Steve Wozniak: "Access to a free internet should be an American principle"


When it comes to the investigation into the Trump administration's ties to Russia, don't focus on President Donald Trump; watch the FCC commissioner, because without a free and open internet, you might never see what's really going on.

That's the assessment of Apple Co-Founder Steve Wozniak. In an interview Thursday, the "Woz" said Americans need to be aware of efforts by the Trump-appointed FCC commissioner, Ajit Pai, to roll back net neutrality.

And they need to speak up.

"He wants to get rid of fairness and equality on the net," Wozniak said of Pai. Pai has begun walking the commission away from unequivocal support of an internet where companies cannot pay for favored access.

"Do what I did — contact every one of your representatives and speak out," Wozniak said. The commission is taking comments on their proposed rollback until mid-August.

The creator of the first personal computer, speaking at Phone2Action's Good Tech Summit in Washington, D.C. warned that too few people are aware of the fight over maintaining Obama-era open internet protections.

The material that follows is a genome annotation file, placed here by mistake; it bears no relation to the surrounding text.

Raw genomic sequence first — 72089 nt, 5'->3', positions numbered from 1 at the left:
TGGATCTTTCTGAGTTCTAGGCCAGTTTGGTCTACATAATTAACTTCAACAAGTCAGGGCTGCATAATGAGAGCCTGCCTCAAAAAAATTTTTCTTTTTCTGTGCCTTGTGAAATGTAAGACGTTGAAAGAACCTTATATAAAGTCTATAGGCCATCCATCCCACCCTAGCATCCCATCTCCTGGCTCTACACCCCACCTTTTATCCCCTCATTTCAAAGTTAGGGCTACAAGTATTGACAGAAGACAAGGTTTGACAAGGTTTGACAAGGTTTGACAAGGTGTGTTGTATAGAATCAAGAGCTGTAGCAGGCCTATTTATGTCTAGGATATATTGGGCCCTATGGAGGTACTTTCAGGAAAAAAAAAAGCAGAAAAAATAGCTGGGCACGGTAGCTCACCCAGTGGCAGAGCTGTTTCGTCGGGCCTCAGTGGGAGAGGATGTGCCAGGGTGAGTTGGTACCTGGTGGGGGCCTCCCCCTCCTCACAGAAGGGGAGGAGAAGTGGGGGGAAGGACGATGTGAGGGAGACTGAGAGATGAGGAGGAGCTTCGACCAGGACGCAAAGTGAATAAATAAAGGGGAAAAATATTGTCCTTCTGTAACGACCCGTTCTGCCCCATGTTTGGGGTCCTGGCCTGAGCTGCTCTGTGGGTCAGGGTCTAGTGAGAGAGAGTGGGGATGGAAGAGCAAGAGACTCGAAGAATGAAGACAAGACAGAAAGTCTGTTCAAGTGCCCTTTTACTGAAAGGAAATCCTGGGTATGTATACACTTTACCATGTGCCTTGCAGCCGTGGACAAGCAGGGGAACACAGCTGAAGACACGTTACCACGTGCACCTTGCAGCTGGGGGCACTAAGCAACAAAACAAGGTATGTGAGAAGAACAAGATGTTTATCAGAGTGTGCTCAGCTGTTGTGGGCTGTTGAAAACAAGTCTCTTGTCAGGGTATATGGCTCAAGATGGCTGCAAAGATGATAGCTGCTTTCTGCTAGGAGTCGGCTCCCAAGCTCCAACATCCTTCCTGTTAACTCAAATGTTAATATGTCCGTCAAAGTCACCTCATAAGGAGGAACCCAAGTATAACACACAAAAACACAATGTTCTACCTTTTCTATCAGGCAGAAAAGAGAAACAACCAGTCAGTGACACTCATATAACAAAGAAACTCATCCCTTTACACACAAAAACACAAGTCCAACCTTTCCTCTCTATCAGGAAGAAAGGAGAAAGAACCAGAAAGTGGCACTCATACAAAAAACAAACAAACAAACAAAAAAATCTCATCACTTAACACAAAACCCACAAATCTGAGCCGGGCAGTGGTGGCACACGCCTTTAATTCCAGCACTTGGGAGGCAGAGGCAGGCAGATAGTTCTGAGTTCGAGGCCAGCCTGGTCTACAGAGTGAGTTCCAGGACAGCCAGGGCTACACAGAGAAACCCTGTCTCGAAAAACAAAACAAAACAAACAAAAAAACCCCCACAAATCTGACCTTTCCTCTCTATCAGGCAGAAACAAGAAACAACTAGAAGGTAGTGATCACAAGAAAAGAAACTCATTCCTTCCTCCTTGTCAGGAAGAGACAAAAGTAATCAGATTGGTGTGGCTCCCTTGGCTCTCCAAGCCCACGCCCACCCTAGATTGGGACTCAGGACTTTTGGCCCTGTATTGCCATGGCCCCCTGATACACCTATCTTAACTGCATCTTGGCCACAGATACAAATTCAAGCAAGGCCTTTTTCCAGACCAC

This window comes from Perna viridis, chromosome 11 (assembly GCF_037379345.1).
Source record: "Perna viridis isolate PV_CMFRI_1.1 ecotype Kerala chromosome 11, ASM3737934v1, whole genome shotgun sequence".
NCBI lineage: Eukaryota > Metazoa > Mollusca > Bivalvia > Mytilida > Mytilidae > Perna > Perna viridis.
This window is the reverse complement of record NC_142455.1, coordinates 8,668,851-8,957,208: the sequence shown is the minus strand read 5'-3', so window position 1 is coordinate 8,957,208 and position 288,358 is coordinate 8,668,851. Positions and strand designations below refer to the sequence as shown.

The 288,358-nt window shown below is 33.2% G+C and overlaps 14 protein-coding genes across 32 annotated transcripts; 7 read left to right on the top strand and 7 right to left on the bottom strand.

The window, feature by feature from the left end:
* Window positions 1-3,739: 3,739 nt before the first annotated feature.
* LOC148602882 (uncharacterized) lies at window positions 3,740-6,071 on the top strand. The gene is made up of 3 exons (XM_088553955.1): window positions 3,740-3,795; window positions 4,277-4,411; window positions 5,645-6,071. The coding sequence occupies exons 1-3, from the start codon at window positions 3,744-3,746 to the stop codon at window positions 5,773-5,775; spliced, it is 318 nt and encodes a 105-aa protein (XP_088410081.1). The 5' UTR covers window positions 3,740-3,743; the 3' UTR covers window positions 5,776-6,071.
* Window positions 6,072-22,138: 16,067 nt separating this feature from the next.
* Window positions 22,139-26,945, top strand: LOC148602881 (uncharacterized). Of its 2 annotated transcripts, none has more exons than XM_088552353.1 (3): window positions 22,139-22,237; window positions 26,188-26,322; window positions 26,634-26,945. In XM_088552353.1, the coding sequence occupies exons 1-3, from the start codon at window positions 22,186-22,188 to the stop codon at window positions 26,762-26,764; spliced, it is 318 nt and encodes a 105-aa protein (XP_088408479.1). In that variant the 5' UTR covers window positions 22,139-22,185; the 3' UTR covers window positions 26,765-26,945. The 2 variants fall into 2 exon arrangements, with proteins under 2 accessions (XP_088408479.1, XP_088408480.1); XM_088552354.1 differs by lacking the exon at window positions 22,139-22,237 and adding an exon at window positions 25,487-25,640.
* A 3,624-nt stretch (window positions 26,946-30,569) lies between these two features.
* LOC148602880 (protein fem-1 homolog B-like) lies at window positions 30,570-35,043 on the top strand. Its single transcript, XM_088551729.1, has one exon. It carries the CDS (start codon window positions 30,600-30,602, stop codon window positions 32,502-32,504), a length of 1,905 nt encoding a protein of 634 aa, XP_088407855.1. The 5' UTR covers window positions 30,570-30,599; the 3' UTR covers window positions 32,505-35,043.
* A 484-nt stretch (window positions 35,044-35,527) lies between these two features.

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"Net neutrality" means websites cannot pay to load faster than others. It also means internet service providers, like Comcast, cannot force websites that eat up large amounts of bandwidth, like Netflix, to pay extra for their use of the web.

In May, the Federal Communications Commision voted to begin reversing the Obama-era codification of net neutrality. Rolling back those rules would allow ISPs to interfere in what online content and services people can see. The net neutrality fight in 2015 famously drew more than a million online comments to the FCC website, particularly thanks to HBO host John Oliver. Of the more than 700,000 legitimate comments made on the website, 97% favored net neutrality.

Wozniak said the issue is the only thing that has driven him to engage in politics. He said he's twice flown to D.C. to speak with FCC leaders about the value of an open internet.

"Access to a free internet ... should be an American principle," Wozniak said. "It shouldn't be ... those at the top and already in position can control what you have access to."